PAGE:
Wednesday, June 12, 2013

Will the Urban Environment Stop the Honey Bee Crisis?

Figure 1 (

Figure 1 (

In our world today we continue to have a growing population. Urbanization and habitat loss are direct effects of this growth. The natural environment as we know it is diminishing before our eyes. Natural vegetation cover is being destroyed and converted to cropland or pavement, threatening biodiversity of local and endemic species. Food production is in high demand and predicted to get higher as the population gets larger. Pollination of our crops has become an important topic if we want our food production to become as efficient as possible. Our staple foods, like wheat, corn, rice, and potatoes, are not currently threatened because they are not dependent on animal pollination (Genersch, 2010). Healthy foods that are becoming more popular like fruits and vegetables depend solely on animal pollination to produce a crop. Honeybees make up a majority of these important pollinators. In fact, 90% of commercial pollination is performed by honey bees (Genersch, 2010). Without the pollination from honeybees, the global food production would be down almost 35%. We can’t afford to neglect the role that honey bees play in the production of our favorite crops. Not to mention they also pollinate a variety of local wildflower species which contributes to the biodiversity in our ecosystems (Genersch, 2010).

                Since the winter of 2006, honeybees all over the world have been experiencing rapid colony losses and deaths. Scientists have yet to find the exact cause of this tragedy, which is known as Colony Collapse Disorder (CCD). During the winter of 2006 and 2007 over 23% of bee operations suffered from CCD around the world. Local bee keepers lost an average of 45% of their operations (Cox-Foster et al, 2007). Since then scientists have been researching possible threats to honeybees and trying to nail down the exact cause CCD. In a study done by Cox-Foster and his associates, the biologists took samples from the hives of honeybees in 6 different locations (Florida, California, Hawaii, Pennsylvania, Australia, and China). They were looking for a link between the microbial patterns on contaminated hives very healthy hives. What they found was that each hive had the same types of microbes but the healthy hives had a different abundance of each (Cox-Foster et al, 2007). The hives that suffered from CCD had a greater abundance of one specific type of microbe. From this study we can see that the microbes that live on and around bees may play an important role in their hive’s health. Other potential threats to honey bees include pests and pathogens. There are only two bacterial pathogens that are known to infect honey bees and both of them only affect the honey bees in their larvae stage (Genersch, 2010). Adult bees are not affected.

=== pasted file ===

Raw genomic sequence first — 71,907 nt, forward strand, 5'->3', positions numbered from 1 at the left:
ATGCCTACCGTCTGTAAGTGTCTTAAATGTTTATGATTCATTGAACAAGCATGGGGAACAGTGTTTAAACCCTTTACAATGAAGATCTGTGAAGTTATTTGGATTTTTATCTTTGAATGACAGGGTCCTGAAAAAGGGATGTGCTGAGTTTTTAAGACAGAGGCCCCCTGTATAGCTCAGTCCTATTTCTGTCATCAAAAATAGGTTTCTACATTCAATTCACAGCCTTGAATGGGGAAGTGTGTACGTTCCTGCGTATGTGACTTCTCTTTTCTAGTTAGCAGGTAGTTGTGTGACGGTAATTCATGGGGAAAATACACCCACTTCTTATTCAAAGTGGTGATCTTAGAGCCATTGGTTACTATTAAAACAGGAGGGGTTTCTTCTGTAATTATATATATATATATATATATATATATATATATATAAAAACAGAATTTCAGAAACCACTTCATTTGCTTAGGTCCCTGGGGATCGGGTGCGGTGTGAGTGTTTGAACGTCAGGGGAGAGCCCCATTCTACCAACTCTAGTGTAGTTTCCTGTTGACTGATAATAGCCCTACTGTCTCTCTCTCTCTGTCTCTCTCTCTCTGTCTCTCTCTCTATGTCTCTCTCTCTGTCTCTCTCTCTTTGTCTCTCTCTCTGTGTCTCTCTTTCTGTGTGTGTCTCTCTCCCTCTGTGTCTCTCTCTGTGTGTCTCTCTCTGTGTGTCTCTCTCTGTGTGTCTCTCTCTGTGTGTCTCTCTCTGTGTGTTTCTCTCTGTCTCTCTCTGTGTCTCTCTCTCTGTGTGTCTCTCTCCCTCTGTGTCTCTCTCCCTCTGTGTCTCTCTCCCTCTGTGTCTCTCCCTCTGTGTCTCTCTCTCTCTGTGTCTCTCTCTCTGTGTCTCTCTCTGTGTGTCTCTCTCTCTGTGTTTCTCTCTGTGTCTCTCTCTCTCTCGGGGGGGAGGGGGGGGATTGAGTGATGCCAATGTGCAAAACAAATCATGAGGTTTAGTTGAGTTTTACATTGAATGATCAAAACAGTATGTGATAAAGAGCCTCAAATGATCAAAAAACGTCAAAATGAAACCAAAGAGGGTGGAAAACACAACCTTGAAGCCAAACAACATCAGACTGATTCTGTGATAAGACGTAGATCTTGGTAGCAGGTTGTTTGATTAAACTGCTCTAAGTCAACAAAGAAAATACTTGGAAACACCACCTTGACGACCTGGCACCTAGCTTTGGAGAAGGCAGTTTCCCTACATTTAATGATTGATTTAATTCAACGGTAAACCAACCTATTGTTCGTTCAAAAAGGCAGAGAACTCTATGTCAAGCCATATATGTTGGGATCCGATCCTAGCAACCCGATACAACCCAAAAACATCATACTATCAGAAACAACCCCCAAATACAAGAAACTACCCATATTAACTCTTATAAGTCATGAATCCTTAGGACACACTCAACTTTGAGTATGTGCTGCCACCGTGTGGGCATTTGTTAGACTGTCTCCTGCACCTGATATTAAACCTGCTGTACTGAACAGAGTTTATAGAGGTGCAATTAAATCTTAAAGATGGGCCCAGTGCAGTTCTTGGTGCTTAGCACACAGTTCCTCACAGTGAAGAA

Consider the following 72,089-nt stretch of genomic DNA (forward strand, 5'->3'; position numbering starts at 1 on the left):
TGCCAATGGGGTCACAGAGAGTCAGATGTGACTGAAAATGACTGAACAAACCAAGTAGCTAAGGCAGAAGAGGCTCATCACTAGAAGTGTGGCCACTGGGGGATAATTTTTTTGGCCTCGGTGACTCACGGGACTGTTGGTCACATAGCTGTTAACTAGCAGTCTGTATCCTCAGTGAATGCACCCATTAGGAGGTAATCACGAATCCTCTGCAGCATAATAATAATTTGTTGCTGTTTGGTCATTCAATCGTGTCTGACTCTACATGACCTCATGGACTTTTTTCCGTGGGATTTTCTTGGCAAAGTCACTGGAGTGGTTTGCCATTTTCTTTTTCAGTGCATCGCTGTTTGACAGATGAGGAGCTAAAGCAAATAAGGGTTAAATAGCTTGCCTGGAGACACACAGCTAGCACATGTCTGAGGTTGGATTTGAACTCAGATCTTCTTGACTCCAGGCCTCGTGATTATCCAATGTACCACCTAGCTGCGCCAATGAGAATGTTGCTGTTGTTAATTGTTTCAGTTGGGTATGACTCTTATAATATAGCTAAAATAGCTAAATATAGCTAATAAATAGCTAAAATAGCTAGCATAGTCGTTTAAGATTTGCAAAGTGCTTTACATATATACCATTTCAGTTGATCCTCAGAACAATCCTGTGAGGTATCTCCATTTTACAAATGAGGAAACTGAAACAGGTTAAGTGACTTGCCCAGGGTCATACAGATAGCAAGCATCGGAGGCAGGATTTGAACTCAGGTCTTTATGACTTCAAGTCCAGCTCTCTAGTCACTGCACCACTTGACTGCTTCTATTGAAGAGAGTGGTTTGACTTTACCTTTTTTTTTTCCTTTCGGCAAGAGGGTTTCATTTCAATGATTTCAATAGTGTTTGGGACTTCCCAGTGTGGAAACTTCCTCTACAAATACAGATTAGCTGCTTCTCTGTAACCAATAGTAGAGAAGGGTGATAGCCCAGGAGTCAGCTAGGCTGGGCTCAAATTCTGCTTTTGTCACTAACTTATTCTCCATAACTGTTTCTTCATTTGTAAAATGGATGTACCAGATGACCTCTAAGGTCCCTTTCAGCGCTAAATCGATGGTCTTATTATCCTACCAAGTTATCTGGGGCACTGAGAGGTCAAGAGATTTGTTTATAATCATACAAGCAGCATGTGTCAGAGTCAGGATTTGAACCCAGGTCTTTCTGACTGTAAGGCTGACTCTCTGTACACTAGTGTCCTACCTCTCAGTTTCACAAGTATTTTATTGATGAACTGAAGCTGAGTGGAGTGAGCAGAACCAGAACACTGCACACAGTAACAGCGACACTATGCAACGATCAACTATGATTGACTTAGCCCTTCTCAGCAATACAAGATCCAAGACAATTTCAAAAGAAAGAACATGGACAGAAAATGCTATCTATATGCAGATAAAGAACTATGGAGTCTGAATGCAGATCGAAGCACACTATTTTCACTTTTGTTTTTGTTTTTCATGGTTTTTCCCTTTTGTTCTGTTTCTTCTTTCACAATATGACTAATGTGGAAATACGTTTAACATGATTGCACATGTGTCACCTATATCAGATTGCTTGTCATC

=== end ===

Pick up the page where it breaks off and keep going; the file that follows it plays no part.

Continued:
Food production is a necessity and honeybees are an important part of this process that we can’t afford to lose. A possible solution to this honey bee crisis is harboring hives in the city. In a study done by Baum and his colleagues, they found that the presence and abundance of cavities and food sources in urban environments can help honey bees live better than in their natural desert areas. The only problem is that their close proximity with humans can create a concern for public health and safety. Little do people know, honey bees are very nonviolent and they only care about nectar, water, and their queen. If you stay away from them, they will stay away from you. In fact, honey bees don’t want to sting you because when they lose their stinger they will die. In urban environments there may be a more continuous supply of nectar, pollen, and water than in the surrounding natural areas, so honey bees can potentially thrive in cities if people will let them (Baum et al, 2008). Only on rare occasions do species prefer urban environments over natural areas but in some cases it does happen.

Figure 2 (